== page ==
b Memories of Hiroshima and Nagasaki - The Asahi Shimbun

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For Those Who Pray for Peace
60 Years of Dragging the Shadow of the Atomic Bomb

Kiyoko Takenaga (maiden name, Takenaga)
55th Graduating Class of Hiroshima Jogakuin High School before the war Residing in Naka-ku, Hiroshima City

 At a little past 8 o'clock in the morning there was a yellow flash and a powerful blast. The blast blew the 2-story building over, but luckily I landed under a desk and wasn't crushed by the weight of the roof. In the darkness I heard my colleagues groan and cry. The building caught on fire and I could hear it crackle and pop. My good friend escaped first, and she said, "I'll come back to rescue you…" Scores of minutes passed but she didn't return. She probably couldn't. I went wild and tore open the ceiling and crawled out.

 At that time I was 15 years old and was in the 3rd year of Jogakuin High School. I was assigned to the Treasury Department in the Kyoguchimon area of Kami-hacchobori as a Mobilization Workforce Student. I had just arrived at work. Once I escaped from under the crumbled building, I saw that the town had disappeared and I was surrounded by a sea of fire. People with terrible burns were fleeing and I couldn't believe that this was a scene on earth. Many jumped into the river behind Sentei Garden(Shukkeien) and were being washed down. Black rain started to pour and pillars of fire billowed on the riverbanks.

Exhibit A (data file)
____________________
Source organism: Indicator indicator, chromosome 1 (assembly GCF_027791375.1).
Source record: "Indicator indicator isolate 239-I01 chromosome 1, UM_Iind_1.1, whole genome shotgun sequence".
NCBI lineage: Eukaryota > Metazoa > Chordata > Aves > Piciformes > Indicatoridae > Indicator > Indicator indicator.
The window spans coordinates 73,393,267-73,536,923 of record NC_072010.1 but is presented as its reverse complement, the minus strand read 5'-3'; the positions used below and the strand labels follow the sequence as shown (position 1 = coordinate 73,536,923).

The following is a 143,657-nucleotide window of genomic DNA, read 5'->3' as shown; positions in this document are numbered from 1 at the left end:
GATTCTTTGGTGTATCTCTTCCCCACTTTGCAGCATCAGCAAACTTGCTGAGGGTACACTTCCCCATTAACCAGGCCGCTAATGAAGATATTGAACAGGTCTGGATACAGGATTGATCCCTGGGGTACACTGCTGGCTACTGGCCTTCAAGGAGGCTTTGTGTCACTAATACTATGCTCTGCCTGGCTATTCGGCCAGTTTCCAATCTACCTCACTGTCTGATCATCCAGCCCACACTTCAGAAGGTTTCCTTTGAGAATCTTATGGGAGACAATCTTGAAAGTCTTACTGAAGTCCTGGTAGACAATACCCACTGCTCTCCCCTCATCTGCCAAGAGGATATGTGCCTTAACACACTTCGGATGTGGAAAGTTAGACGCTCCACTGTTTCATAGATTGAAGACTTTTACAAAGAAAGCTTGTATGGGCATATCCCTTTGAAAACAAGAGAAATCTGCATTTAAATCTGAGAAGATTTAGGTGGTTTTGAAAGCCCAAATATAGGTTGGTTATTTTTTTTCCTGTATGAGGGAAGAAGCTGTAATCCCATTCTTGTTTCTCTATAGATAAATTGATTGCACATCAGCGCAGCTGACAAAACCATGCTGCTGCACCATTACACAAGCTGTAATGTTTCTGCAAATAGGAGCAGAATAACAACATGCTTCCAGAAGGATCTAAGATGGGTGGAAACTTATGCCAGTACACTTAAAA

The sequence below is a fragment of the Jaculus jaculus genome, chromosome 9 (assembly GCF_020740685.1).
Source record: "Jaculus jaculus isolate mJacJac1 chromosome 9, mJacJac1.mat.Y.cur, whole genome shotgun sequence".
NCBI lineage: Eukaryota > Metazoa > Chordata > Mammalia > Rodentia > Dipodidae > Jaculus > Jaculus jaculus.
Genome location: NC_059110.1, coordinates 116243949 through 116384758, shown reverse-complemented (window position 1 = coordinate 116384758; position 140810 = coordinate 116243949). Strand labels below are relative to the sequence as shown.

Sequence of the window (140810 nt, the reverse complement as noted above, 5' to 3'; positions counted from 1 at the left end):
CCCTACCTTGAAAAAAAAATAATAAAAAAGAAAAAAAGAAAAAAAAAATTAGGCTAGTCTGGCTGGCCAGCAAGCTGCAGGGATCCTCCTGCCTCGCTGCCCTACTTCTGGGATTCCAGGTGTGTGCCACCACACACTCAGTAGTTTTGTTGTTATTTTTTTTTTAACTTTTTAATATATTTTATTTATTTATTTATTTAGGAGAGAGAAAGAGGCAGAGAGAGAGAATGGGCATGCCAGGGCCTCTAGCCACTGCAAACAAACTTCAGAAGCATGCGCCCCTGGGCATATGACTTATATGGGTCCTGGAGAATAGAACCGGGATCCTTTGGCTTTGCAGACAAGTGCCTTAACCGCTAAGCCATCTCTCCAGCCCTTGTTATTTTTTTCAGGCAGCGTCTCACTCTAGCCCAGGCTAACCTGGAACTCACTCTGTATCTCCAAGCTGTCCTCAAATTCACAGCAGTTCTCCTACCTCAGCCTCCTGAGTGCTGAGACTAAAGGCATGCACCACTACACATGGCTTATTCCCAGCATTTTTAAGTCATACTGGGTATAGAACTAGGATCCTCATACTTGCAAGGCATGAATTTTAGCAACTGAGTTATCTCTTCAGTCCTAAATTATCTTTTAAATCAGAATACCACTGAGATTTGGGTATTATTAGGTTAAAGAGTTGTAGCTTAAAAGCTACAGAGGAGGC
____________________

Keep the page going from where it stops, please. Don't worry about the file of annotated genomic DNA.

I finally escaped and took shelter at my friend's house. I grew concerned about my family, and every day I went into the city to look for them. After a week on the scorched field of a city, I was reunited with my father and one of my sisters. We cried with joy that we met and were alive. We were alive!

 My father was 48 at the time (died of esophageal cancer in 1963) and was covered with cuts. According to my father, he had escaped to Sentei Garden with my oldest sister, who was 17 years old and a student at Hiroshima Jogakuin College. While he was nursing his cuts that day she passed away. My sister (the third oldest) was a 1st year student of Jogakuin High School and was working at a building demolition site when she suffered full-body burns form the bomb. We found out that she was taken to the aid station at Oko Grade School. She was bleeding endlessly from her nose and her pores until she died silently, without saying "it hurts" even once. How painful it must have been! She had lived about 10 days.